Britain’s breakdown: The Irish Times view on Anglo-American diplomatic tensions

It would be craven for London to recall its ambassador to the US

US president Donald Trump says the UK ambassador to the United States, Sir Kim Darroch, has “not served the UK well” after sensitive diplomatic messages describing Trump's “inept” administration were leaked. Video: The White House

 

Donald Trump’s White House is inept, dysfunctional and riven by factions. The US president himself radiates insecurity. Scandal could cause his administration to implode. Yet he could just as well win re-election next year.

Never have such banal political observations caused more of a fuss. The insights above, taken from leaked diplomatic cables written by Britain’s ambassador to the US, Kim Darroch, are – compared to much of the public commentary on the Trump White House – mild almost to the point of being anodyne. That’s not how Trump himself saw it, of course.

Unwittingly proving Darroch’s point about his insecurity, the president tweeted that the ambassador was “a very stupid guy” and that “we will no longer deal with him”. Trump may not have been formally declaring Darroch persona non grata, but the effect of such a public rebuke is to make it very difficult for the ambassador to do his job in Washington.

Yet the worst possible reaction from the British government would be to recall Darroch. In reporting his analysis of the Trump’s administration, he was doing exactly what he is paid to do. Governments don’t get to choose other countries’ ambassadors. Withdrawing Darroch now would be a craven move – at once humiliating a well-regarded envoy and serving the agenda of whoever leaked his correspondence. Darroch had already signalled his intention to step down at the end of the year. He should be allowed to see out his term.

He could even repair his broken relationship with the White House. Many Republican politicians, most memorably Lindsey Graham, said far worse than Darroch about Trump only to find themselves in the president’s inner circle after later saying nice things about him in public. That should reassure London that some quick, smart diplomacy can mend a difficult situation.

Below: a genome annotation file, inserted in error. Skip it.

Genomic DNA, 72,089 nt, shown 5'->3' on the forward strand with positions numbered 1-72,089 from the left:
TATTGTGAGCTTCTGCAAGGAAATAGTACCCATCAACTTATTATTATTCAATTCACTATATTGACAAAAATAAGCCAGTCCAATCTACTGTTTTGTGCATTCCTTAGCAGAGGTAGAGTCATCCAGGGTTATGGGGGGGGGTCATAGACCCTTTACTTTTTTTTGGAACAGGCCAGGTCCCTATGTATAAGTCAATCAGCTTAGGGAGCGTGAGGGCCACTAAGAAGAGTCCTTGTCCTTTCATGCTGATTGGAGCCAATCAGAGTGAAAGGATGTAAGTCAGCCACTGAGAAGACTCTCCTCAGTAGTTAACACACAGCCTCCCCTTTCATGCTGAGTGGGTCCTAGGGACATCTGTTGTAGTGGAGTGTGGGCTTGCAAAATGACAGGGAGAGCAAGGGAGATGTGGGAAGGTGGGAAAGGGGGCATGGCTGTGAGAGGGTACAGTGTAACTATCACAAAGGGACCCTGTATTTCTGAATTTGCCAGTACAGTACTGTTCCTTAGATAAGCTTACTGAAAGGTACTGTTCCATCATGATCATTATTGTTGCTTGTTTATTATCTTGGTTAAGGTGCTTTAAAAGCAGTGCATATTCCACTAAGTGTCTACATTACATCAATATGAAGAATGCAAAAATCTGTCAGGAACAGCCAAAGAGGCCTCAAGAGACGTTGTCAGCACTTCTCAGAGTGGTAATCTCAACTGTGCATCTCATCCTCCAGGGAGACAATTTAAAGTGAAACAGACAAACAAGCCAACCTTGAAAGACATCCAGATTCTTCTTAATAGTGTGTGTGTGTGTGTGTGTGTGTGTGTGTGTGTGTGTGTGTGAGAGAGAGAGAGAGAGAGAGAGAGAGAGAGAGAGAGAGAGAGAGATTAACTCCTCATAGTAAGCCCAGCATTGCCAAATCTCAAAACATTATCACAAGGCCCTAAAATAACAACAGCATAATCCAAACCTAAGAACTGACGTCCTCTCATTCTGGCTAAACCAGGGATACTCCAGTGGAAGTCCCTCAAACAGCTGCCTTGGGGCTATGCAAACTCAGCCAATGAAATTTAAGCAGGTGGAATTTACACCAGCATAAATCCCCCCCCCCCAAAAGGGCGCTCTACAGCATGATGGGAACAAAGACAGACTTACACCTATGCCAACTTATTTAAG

The most important thing about Darroch’s leaked dispatches is what they tell us not about the White House but about the British government itself. Assuming the leak originated within the London system itself, it underlines once again the scale of the malaise in an administration torn apart by the Brexit debacle.

The civil war that has split the main parties and poisoned the country’s political culture has also debased its civil service. British diplomats, asked to do the impossible by reconciling mutually exclusive red lines, succeeded in negotiating a workable plan for the UK’s exit from the EU – only to be vilified by their own political masters and, in some cases, moved out of their jobs due to insufficient faith in the cause.

Inept, dysfunctional, riven by factions. That was Darroch’s assessment of the US government. But as the leak of his words reminds us, he might as well have been describing his own.

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